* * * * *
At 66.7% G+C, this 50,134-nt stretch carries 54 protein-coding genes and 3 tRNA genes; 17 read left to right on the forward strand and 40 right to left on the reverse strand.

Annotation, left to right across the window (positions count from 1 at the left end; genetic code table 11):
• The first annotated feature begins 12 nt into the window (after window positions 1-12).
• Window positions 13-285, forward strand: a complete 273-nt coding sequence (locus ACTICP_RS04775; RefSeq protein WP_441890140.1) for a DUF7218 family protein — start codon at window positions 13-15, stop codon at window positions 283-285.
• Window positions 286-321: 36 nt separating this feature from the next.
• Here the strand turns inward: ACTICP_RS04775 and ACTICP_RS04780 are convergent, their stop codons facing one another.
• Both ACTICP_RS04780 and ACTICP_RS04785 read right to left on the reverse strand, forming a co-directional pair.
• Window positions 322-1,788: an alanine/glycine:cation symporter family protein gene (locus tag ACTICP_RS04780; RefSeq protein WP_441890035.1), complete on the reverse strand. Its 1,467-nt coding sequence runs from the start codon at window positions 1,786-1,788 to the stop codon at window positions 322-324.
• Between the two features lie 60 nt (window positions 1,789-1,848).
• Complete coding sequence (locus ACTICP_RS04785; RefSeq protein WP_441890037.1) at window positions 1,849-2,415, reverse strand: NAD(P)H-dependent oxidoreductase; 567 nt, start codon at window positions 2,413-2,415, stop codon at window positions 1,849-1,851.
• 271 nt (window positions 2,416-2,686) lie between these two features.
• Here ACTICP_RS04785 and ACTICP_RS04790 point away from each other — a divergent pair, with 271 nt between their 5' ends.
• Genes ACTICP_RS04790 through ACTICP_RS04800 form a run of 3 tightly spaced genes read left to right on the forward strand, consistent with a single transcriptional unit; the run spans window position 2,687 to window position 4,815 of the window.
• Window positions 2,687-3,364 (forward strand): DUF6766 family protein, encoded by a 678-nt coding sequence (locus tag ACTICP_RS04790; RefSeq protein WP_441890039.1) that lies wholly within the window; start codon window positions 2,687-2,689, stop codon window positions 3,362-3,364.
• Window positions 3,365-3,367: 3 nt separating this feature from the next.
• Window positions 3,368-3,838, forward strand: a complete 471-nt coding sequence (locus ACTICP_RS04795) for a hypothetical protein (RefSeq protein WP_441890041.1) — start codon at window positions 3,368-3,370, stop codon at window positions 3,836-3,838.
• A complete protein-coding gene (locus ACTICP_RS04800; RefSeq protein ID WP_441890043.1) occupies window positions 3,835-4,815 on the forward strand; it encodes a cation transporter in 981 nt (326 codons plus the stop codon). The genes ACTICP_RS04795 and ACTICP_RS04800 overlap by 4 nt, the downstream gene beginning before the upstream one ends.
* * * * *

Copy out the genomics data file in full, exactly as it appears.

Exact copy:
At 66.7% G+C, this 50,134-nt stretch carries 54 protein-coding genes and 3 tRNA genes; 17 read left to right on the forward strand and 40 right to left on the reverse strand.

Annotation, left to right across the window (positions count from 1 at the left end; genetic code table 11):
• The first annotated feature begins 12 nt into the window (after window positions 1-12).
• Window positions 13-285, forward strand: a complete 273-nt coding sequence (locus ACTICP_RS04775; RefSeq protein WP_441890140.1) for a DUF7218 family protein — start codon at window positions 13-15, stop codon at window positions 283-285.
• Window positions 286-321: 36 nt separating this feature from the next.
• Here the strand turns inward: ACTICP_RS04775 and ACTICP_RS04780 are convergent, their stop codons facing one another.
• Both ACTICP_RS04780 and ACTICP_RS04785 read right to left on the reverse strand, forming a co-directional pair.
• Window positions 322-1,788: an alanine/glycine:cation symporter family protein gene (locus tag ACTICP_RS04780; RefSeq protein WP_441890035.1), complete on the reverse strand. Its 1,467-nt coding sequence runs from the start codon at window positions 1,786-1,788 to the stop codon at window positions 322-324.
• Between the two features lie 60 nt (window positions 1,789-1,848).
• Complete coding sequence (locus ACTICP_RS04785; RefSeq protein WP_441890037.1) at window positions 1,849-2,415, reverse strand: NAD(P)H-dependent oxidoreductase; 567 nt, start codon at window positions 2,413-2,415, stop codon at window positions 1,849-1,851.
• 271 nt (window positions 2,416-2,686) lie between these two features.
• Here ACTICP_RS04785 and ACTICP_RS04790 point away from each other — a divergent pair, with 271 nt between their 5' ends.
• Genes ACTICP_RS04790 through ACTICP_RS04800 form a run of 3 tightly spaced genes read left to right on the forward strand, consistent with a single transcriptional unit; the run spans window position 2,687 to window position 4,815 of the window.
• Window positions 2,687-3,364 (forward strand): DUF6766 family protein, encoded by a 678-nt coding sequence (locus tag ACTICP_RS04790; RefSeq protein WP_441890039.1) that lies wholly within the window; start codon window positions 2,687-2,689, stop codon window positions 3,362-3,364.
• Window positions 3,365-3,367: 3 nt separating this feature from the next.
• Window positions 3,368-3,838, forward strand: a complete 471-nt coding sequence (locus ACTICP_RS04795) for a hypothetical protein (RefSeq protein WP_441890041.1) — start codon at window positions 3,368-3,370, stop codon at window positions 3,836-3,838.
• A complete protein-coding gene (locus ACTICP_RS04800; RefSeq protein ID WP_441890043.1) occupies window positions 3,835-4,815 on the forward strand; it encodes a cation transporter in 981 nt (326 codons plus the stop codon). The genes ACTICP_RS04795 and ACTICP_RS04800 overlap by 4 nt, the downstream gene beginning before the upstream one ends.